His comments will be received with caution by Christians who feel their religious freedoms have been increasingly eroded by new legislation introduced in recent years.

He said “faith communities offer a rich resource of hopefulness which, in progressive politics, we need to tap into and draw upon”.

He argued that rather than dismissing “faith-based perspectives”, progressive politicians should recognize them as “valid and mainstream”.

“That means recognising that faith cannot be relegated to the private sphere”, he said.

Read full article at the Christian Institute

A report of the story in the Western Daily Press stated:

Alison Withers, Mrs Petrie's boss at the time, wrote to her at the end of November saying: "As a nurse you are required to uphold the reputation of your profession. Your NMC (Nursing Midwifery Council) code states that 'you must demonstrate a personal and professional commitment to equality and diversity' and 'you must not use your professional status to promote causes that are not related to health'."

As a result, Mrs Petrie, who qualified as a nurse in 1985 and has worked parttime for the North Somerset authority since last February, was ordered to attend an equality course.

Her husband Stewart, 48, yesterday condemned the situation as "political correctness gone mad". And Mr Petrie made it clear that children Nathan, 14, and Matthew, 10, were fully behind their mother.

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Media Links to story about nurse...

Daily Telegraph:
Nurse suspended for offering to pray for elderly patient's recovery


BBC:

Nurse suspended for prayer offer

 

Daily Mail:

Persecuted for praying: Nurse who faces the sack after offering to pray for sick patient

 

This is Bristol:

West nurse suspended for offering to pray for patient

 



Update 06/02/09


Caroline Petrie's employer has issued the following statement:

NHS North Somerset have contacted bank nurse Caroline Petrie with a view to her returning back to work as soon as she feels able. We have always been keen to bring this matter to a timely resolution. It has been a distressing and difficult time for Caroline and all staff involved.

We recognise the concerns raised by the many people who have contacted us about this situation. We feel we were right to investigate the concerns from people about Caroline’s actions. We are always respectful of our patients’ views, and we will always strive to ensure our staff meet professional standards such as the Nursing and Midwifery Council Code of Conduct and any policies and procedures which are designed to maintain high standards.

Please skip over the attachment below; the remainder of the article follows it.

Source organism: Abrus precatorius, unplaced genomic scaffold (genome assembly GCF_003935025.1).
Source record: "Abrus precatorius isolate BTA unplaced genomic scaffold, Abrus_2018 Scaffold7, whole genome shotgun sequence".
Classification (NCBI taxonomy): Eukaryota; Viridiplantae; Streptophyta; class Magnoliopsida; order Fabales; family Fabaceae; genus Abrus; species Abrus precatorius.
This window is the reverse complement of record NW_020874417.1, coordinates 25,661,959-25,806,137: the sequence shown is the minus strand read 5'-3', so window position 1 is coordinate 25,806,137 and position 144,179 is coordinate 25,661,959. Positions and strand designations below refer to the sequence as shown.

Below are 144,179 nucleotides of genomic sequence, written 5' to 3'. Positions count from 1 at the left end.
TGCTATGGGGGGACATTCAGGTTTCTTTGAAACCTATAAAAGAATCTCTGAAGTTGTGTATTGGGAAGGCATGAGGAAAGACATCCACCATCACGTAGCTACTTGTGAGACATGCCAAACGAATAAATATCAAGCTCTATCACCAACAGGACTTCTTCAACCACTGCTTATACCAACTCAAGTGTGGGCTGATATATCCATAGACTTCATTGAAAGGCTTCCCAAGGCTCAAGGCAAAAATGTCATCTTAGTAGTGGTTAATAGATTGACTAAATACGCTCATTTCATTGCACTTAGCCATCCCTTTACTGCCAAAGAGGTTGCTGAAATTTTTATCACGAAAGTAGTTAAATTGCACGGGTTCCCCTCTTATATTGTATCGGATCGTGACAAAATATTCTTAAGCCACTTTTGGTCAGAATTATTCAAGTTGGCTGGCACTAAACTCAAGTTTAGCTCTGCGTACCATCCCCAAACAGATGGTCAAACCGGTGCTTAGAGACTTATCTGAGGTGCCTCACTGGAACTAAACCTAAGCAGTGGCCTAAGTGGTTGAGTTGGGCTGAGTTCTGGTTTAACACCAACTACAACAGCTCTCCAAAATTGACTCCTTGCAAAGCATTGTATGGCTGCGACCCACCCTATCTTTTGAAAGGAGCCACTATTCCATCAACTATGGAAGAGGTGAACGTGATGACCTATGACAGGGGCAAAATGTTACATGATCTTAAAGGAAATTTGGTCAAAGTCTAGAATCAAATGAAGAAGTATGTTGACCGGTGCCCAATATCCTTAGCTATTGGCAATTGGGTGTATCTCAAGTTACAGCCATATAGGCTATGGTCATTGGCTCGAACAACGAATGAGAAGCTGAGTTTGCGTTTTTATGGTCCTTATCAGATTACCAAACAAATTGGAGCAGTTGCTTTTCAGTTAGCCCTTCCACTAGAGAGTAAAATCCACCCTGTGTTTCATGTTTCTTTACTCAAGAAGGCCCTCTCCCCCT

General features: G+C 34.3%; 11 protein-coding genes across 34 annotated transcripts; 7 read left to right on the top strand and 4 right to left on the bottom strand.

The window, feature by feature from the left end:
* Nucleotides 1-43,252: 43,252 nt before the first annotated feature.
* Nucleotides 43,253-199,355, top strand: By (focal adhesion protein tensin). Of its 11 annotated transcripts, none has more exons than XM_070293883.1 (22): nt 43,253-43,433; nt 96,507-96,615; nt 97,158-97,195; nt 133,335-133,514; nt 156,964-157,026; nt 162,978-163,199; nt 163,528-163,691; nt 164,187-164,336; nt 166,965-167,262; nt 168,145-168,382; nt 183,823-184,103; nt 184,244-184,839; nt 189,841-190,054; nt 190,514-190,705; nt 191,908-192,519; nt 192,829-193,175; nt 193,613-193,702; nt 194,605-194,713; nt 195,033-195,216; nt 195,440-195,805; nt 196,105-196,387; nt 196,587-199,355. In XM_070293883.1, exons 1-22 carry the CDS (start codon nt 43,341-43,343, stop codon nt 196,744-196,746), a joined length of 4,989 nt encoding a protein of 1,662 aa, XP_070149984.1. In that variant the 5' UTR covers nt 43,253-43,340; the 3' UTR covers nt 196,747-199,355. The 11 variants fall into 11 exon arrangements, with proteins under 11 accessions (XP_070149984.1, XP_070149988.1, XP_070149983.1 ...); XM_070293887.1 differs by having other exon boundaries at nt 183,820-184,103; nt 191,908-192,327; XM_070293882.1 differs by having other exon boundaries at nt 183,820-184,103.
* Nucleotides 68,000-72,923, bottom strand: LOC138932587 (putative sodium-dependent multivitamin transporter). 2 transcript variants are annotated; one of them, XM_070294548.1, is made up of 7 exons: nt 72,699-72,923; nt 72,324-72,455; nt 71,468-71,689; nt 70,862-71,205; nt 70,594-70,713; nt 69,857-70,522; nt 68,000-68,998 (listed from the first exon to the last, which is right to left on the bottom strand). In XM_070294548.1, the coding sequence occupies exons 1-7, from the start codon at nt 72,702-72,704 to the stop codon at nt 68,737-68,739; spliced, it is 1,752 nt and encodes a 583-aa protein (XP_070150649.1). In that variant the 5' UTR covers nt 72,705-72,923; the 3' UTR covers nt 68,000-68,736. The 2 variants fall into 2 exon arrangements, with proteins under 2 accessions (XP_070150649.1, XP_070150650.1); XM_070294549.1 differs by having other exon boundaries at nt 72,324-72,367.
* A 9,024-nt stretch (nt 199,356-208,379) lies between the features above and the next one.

However, we are keenly aware of the importance of an individual’s spiritual belief, and we recognise that Caroline felt that she was acting in the best interests of her patients. For some people of faith, prayer is seen as an integral part of health care and the healing process. That is why NHS services in North Somerset offer spiritual support such as chaplaincy and prayer rooms, for example, available for use by people of all faiths.

It is acceptable to offer spiritual support as part of care when the patient asks for it.

But for nurses, whose principal role is giving nursing care, the initiative lies with the patient and not with the nurse. Nurses like Caroline do not have to set aside their faith, but personal beliefs and practices should be secondary to the needs and beliefs of the patient and the requirements of professional practice.

We are glad to make this position clear so that Caroline and other staff who have a faith continue to offer high quality care for patients while remaining committed to their beliefs. We hope Caroline can return to work as soon as she feels able.

Press reports:


NHS staff face sack if they discuss religion - The Telegraph

All National Health Service employees risk losing their job if they discuss their religious beliefs with colleagues or patients, The Daily Telegraph has learnt.

Somerset nurse in prayer row invited to return to work - This is Somerset

Ban on prayer is discriminatory and contrary to NHS guidelines - Christian Medical Fellowship


Christian Legal Centre/Christians Together, 02/02/2009